Thursday, February 14, 2008

Happy Valentine's Day!

Well, I am once again on ACTH injections and it's no fun at all. My spasms returned last week and they were making me really unhappy. I know that Mom and Dad are keeping their fingers crossed that it works this time as there is no "third time." I am on double the dose that I was before, but on a shorter course. I have been out of sorts the last two days, especially an hour or so after my morning injection. I will be done with this second round on March 19th - a day before the first day of spring. Mom and Dad say that I've got so much to look forward to and to experience out in the garden come spring - the birds, the scents, the herb garden, the fresh soil, the cool grass, walks down to the beach. Spring will be a good time for all of us.

I wanted to share the link for my friends who taught Mom and Dad how to give me extra food by tube. Tobin has been through so much and is such a strong little guy. I hope to spend time with him once spring arrives. Mom and Dad say we are so grateful to have so many caring people, such as Tobin's parents, in our lives.

Mom and Dad continue to take photos and video... I keep telling them that I'm not a huge fan of being caught on camera, but they just keep gettin' me on film. Check out my sweet gecko shoes from my Great Aunt Lei Ann. I've worn them several times the last week and have received so many compliments. And the yellow bath towel is from Grandma and Grandpa Chalupa. It is so nice and soft and feels so good on my skin! Cousin Tiffany (and Jamie and Evan) sent me some totally rad Valentine's Day bibs which I haven't yet had a chance to try out. I think it is okay to celebrate Valentine's Day over the course of several days, and I plan to test these bibs out in the next few days. Stretch out the looooove - that's my thought. My new dog friend, Dutch, is a hoot. He loves to cuddle - with me, with Siva, with anyone really... he totally digs Dad's lap.

Happy Valentine's Day!

Love, Owen

Monday, February 11, 2008

Tubes and smiles.

We finally made the difficult decision last week to begin using a feeding tube for Owen. The NG (naso-gastric) tube slips through one nostril and ends up in the stomach where it deposits the much needed calories. It is not a permanently placed tube and we have been trained on both removing and replacing it. It is pretty benign and seems to be working exceptionally well for Owen.

We have tried so hard to get Owen the level of nutrition he needs, but always fall just a few ounces short most days. Our pediatrician, Dr. W., connected us with a wonderful woman on Bainbridge Island whose son developed a serious heart condition at birth. At seven and a half months, he just graduated from the tube. From what I understand, his survival is also a miracle. His mother had extra supplies and wanted to provide training and support to another set of parents in need. It was such a generous act of goodwill for Dr. Walters to arrange this and introduce two sets of parents going through similar struggles. I cannot say enough great things about the level of care Owen has received from Dr. Walters and the staff at Bainbridge Pediatrics.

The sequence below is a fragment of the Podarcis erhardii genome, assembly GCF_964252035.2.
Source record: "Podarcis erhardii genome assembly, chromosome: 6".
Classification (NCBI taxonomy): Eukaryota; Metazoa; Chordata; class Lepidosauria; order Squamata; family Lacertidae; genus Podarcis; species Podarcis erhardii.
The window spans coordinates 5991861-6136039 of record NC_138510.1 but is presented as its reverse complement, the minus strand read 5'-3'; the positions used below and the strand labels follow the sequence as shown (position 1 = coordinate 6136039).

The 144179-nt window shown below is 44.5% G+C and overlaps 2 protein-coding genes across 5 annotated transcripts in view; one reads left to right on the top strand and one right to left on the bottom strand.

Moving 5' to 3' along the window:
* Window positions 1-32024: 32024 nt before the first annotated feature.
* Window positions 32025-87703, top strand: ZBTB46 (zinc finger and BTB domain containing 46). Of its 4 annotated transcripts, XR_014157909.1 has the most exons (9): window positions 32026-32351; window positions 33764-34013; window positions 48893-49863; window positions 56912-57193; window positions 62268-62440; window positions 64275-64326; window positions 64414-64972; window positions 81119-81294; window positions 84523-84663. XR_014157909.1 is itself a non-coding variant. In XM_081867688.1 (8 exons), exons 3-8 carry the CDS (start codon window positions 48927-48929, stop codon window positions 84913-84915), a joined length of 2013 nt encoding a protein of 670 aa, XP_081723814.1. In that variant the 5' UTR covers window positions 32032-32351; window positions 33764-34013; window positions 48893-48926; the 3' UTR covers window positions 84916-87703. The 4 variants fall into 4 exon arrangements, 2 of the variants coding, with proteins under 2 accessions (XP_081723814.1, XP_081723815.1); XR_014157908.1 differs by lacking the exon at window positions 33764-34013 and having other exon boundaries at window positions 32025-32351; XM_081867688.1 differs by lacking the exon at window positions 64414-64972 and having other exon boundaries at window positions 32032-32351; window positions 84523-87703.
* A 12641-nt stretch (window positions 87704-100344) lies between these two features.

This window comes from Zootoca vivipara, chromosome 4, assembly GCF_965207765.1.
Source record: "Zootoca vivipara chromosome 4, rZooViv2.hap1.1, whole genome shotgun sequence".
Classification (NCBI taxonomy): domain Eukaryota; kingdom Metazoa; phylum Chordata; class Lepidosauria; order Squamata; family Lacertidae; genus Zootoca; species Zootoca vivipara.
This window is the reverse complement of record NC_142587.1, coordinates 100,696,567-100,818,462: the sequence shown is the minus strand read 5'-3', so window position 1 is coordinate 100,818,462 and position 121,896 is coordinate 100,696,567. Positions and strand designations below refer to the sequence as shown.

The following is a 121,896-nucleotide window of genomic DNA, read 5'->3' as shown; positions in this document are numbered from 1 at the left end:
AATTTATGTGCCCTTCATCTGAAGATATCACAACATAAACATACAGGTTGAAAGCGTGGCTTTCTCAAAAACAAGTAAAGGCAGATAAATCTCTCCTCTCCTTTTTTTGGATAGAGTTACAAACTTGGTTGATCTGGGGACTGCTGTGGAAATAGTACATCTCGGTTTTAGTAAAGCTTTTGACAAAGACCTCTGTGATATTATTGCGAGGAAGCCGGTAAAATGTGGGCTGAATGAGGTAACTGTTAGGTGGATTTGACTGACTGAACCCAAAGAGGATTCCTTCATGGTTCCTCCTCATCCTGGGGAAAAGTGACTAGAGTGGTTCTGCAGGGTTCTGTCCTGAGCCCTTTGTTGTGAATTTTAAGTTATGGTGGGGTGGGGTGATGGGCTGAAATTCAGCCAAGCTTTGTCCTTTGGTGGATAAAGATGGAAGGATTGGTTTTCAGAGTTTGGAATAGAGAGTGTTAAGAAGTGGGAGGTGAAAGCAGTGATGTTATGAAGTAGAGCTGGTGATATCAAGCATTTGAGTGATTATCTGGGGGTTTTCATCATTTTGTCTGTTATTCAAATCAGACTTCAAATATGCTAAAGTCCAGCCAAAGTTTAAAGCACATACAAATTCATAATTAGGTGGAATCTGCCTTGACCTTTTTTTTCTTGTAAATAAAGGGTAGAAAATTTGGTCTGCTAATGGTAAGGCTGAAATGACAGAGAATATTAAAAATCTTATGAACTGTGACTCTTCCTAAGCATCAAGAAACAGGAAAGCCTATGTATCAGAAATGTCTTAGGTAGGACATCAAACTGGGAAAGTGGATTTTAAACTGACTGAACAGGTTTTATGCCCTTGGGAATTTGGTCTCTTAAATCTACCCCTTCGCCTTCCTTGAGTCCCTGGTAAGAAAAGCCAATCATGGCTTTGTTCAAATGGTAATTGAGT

Owen now gets slow "drip" feeds through the tube during the night and during the day, is fed mostly from his bottle. We were told that it was probably the case that Owen had developed a major aversion to bottle feeding as he knew that only led to vomiting and that when not forced to take more than a couple of ounces at a time, something he can comfortably handle, he would again readily take the bottle. This has happened and we are keeping our fingers crossed that this continues.

Owen now sleeps more soundly, is getting the food he needs and the quiet naps he needs, is not constantly plagued by the fear of losing his food and we have substantially more flexibility in our lives, not having to hold Owen upright for hours a day after feedings.

The even better news, in my humble mommy opinion, is that we are getting more and more smiles and some that seem to be purposeful - an expression based on positive feedback. Owen began experimenting with smiling a number of weeks ago. We've been told by our various support folks that this is a built-in expression in infants and that for most babies, it is reinforced by the visual queue of parents smiling back. In Owen's case, we cheer and laugh and squeal with enthusiasm. Sunday morning, he was smiling and smiling and smiling for Kelsey and I as we cheered him on. The same thing happened this afternoon for Grandma Janet and I...

Owen will be seven months old on Wednesday. It so good to finally see a smile on his face.